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How Often You Should Wash Your Jeans and Everything Else in Your Life

How Often You Should Wash Your Jeans and Everything Else in Your Life

To wash or not to wash

Pam Walker/Shutterstock

Laundry is, by nature, a chore. The sort of task you push further and further down the to-do list until it’s been three weeks and you cannot stand to wear those out-of-fashion jeans any longer. But clothes are not all that need washing. There are carpets and curtains and stuffed animals and makeup brushes too. 

Depending on the material they’re made of and how often you use them, these objects may require more or less frequent cleaning. Here’s a breakdown of how often to wash everything in your life from gym joggers to that pesky carpet. But remember, check all product labels for brand-specific recommendations before starting your spring cleaning spree.

Denim

Denim

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What better source on denim care is there than Levi’s, the classic American jean company? While recommendations for jean washing typically range from after every three to five wears, Levi’s recommends holding out on a wash until after the 10th. Remember to wash jeans inside out. Then, when they’re out of the machine, hang or line-dry your jeans to preserve fit and prevent fading.  

Slacks

Slacks

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Dissecting a dress code can be tough enough, so don’t stress about cleaning your dress slacks. Dress pants or business slacks can last two to three wears without a wash.

Skirts

Skirts

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Like slacks, skirts can go a few wears without a wash too. History has been made by women who wore skirts — and by others who refused to.  

Dress shirts and blouses

Dress shirts and blouses

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Do not attempt to wear the same button-down dress shirt a whole workweek. Dress shirts and blouses can go multiple wears without a wash, and even more if you wear an undershirt. However, know that odors carry. Practice proper laundry habits and hygiene to avoid making an unfortunate office etiquette mistake.

Sheets

Sheets

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Bad things happen when you don’t get enough sleep and good things happen when you do. Whether you’re tossing and turning or sleeping like a log, your body produces sweat in your sleep. This sweat, along with more harmful bacteria, may linger on unsuspecting sheets. Wash bedsheets once every other week. However, if you struggle with excessive night sweats, wash weekly.

Comforters and duvet covers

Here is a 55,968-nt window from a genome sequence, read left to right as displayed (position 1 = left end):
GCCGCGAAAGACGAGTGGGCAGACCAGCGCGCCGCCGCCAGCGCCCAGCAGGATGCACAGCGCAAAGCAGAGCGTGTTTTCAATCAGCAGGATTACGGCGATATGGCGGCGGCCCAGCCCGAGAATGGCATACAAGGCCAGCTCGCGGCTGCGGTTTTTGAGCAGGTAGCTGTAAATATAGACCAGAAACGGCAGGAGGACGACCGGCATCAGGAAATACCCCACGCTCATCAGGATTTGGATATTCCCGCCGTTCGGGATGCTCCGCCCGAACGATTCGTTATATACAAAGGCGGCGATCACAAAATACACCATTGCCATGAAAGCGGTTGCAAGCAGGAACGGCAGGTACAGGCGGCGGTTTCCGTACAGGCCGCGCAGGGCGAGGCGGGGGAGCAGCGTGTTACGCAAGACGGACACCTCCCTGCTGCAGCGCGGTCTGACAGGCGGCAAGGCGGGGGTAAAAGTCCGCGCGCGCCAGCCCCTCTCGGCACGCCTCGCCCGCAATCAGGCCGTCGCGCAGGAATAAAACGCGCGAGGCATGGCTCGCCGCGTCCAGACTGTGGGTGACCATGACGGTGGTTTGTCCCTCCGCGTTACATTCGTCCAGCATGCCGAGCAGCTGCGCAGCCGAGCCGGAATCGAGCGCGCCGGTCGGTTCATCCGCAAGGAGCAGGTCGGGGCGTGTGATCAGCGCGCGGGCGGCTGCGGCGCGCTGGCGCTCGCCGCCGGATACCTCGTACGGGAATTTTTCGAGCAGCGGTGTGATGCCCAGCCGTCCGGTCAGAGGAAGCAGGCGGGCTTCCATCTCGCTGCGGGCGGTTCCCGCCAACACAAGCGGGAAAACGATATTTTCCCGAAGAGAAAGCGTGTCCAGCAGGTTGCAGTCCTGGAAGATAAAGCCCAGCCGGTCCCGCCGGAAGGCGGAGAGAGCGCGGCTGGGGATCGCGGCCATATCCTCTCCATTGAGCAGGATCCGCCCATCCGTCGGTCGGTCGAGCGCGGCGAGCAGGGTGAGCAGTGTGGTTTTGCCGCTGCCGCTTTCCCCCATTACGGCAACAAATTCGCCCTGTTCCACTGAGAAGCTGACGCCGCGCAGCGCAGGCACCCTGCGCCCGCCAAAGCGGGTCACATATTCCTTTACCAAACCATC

Comforters and duvet covers

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Though they don’t necessitate as frequent of cleanings as sheets, bedspreads, comforters and duvet covers all require laundry upkeep. Recommendations may differ based on fabric and manufacturer’s care guidelines, but a general tip is to wash these once a month. Anyone sleeping without a top sheet, plus allergy sufferers, may want to up their number of monthly washes.

Blankets

Blankets

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Like bedspreads, comforters and duvets, any additional blankets or throws should be washed monthly. Washing machine settings will vary depending on fabric.

Pillows

Pillows

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Finding the right pillow for you can better prep your bedroom for sleep. To keep that prized pillow fresh and clean, wash and dry on low heat twice a year.

Pillowcases

Pillowcases

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Don’t forget the valiant pillowcases that shelter your pillows from all the ick produced in your sleep. Toss yours in the washing machine weekly for laundering.

Coats

Coats

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While dressing in layers won’t always keep you warm, coats are a cold-weather must-have. Wash yours once or twice a season, following the label’s instruction on whether to hand-wash, machine-wash or dry-clean.

Jackets

Jackets

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Make the most of spring weather and swap out a bulky overcoat for a light jacket or casual blazer. These hassle-free layers can go five to six wears without a wash.

Swimsuits

Swimsuits

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Whether you’re heading home from the beach or the pool, swimsuits must be washed after each wear. Check swimsuit labels and washing machine guides — swimsuits may require a quick post-swim rinse in cold water on a fast spin speed.

Dishcloths

Dishcloths